As we look at the Hierarchy of Sports Performance Training, we have already discussed general strength and why it is truly the base of any good sports performance training (if you haven't seen the article, click HERE).
As we move up the hierarchy we come to general speed and agility training. This is probably one of the most overlooked and misunderstood areas of training for athletes. Oftentimes athletes think they get all the speed and agility training they need in their sport-specific practice.
But do sport-specific practices really train the mechanics of stopping and starting, accelerating, and jumping and landing? More than likely that is not the case. They may do some higher-level change of direction drills, but it is done with the assumption that the athlete already knows how to stop and start effectively (or you'd better learn fast!!).
The problem with neglecting this piece of training is in most sport-specific practices this is not taught. It is assumed the athlete knows it. And it makes sense, because this is GENERAL speed and agility training, and practice is SPORT-SPECIFIC.
Learning how to stop and start effectively, accelerate well, and jump explosively and land safely takes a dedicated training session, as there is more to it than “just do it!” An athlete that can do those things effectively is at such at advantage over an athlete that doesn’t. An athlete that lacks the natural explosive ability but knows how to change directions effectively can often beat an athlete that has that natural explosive ability.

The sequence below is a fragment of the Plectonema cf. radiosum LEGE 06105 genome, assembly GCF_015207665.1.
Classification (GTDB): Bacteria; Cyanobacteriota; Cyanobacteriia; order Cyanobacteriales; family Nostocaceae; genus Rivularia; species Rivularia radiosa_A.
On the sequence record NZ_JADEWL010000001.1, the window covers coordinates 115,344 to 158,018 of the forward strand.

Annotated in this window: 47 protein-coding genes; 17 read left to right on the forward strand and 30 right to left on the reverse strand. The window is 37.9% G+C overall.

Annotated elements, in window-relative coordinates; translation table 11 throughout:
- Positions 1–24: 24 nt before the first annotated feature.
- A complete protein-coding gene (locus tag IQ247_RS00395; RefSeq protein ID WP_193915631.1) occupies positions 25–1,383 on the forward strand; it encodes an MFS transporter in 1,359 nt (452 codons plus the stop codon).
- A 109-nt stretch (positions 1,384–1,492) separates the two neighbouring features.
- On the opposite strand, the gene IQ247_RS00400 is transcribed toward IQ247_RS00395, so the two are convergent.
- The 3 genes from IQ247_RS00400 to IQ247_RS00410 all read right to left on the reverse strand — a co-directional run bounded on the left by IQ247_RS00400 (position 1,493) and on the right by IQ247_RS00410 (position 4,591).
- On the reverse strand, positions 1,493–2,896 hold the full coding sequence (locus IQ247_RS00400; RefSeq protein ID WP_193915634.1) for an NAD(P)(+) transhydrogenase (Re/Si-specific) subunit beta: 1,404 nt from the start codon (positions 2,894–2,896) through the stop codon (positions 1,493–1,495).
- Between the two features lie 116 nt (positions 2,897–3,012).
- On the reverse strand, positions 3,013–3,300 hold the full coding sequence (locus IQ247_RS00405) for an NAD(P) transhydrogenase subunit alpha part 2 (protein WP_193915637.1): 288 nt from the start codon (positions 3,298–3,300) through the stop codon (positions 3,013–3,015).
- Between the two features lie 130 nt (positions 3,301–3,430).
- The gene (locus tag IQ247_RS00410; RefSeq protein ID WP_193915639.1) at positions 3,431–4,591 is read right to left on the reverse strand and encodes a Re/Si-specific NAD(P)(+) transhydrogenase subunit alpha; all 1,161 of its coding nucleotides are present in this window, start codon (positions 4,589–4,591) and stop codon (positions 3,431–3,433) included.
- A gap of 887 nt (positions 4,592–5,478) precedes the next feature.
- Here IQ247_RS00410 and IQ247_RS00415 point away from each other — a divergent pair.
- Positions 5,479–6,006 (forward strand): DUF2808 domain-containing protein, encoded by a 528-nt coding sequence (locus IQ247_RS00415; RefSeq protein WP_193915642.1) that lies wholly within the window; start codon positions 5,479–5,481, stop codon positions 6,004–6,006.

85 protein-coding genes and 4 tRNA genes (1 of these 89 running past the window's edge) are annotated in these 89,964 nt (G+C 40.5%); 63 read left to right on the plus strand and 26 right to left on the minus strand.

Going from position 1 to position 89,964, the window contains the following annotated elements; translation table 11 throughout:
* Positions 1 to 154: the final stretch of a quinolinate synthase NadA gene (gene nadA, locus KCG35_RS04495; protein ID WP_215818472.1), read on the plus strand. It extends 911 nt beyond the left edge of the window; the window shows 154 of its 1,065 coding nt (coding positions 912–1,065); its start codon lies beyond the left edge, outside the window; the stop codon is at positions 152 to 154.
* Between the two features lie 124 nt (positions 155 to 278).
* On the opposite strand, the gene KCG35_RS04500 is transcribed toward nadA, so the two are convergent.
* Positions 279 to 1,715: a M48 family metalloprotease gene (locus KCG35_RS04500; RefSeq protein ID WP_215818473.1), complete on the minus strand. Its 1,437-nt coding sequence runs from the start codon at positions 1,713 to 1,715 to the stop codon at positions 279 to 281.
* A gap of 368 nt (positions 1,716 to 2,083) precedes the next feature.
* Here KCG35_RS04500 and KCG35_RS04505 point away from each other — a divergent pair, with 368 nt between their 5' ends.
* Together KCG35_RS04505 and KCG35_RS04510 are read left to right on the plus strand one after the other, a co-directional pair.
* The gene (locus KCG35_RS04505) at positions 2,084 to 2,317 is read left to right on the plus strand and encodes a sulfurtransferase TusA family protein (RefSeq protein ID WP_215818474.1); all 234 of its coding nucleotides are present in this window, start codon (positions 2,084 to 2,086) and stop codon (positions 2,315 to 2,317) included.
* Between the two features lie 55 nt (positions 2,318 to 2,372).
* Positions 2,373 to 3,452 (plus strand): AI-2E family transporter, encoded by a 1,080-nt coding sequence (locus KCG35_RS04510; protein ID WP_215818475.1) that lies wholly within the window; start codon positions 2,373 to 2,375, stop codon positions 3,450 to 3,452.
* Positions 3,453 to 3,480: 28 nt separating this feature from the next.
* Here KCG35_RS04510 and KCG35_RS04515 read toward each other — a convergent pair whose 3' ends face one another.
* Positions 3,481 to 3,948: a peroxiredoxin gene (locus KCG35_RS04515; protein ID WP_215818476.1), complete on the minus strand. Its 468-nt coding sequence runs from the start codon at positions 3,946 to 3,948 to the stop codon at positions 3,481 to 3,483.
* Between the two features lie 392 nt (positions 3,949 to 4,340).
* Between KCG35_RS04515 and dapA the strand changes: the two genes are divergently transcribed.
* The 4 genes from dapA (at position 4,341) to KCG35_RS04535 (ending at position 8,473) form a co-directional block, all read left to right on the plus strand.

At the same time, an athlete the can change directions effectively and land from jumps in a good position is at a lower risk of injuries. Non-contact injuries tend to happen when the knees or ankles get out of position and a lot of force is going through the joint. If we can learn how to keep a good position while putting a lot of force through the joints (aka stopping and starting NOW), we can lessen the injury risk.
Learn how to stop and start quickly, get up to speed now, and jump high and far and land in a good position. You’ll be a better athlete the moment you step on the court, field, mat, or whatever you play on. You’ll also be one step ahead of the competition (if not two or three).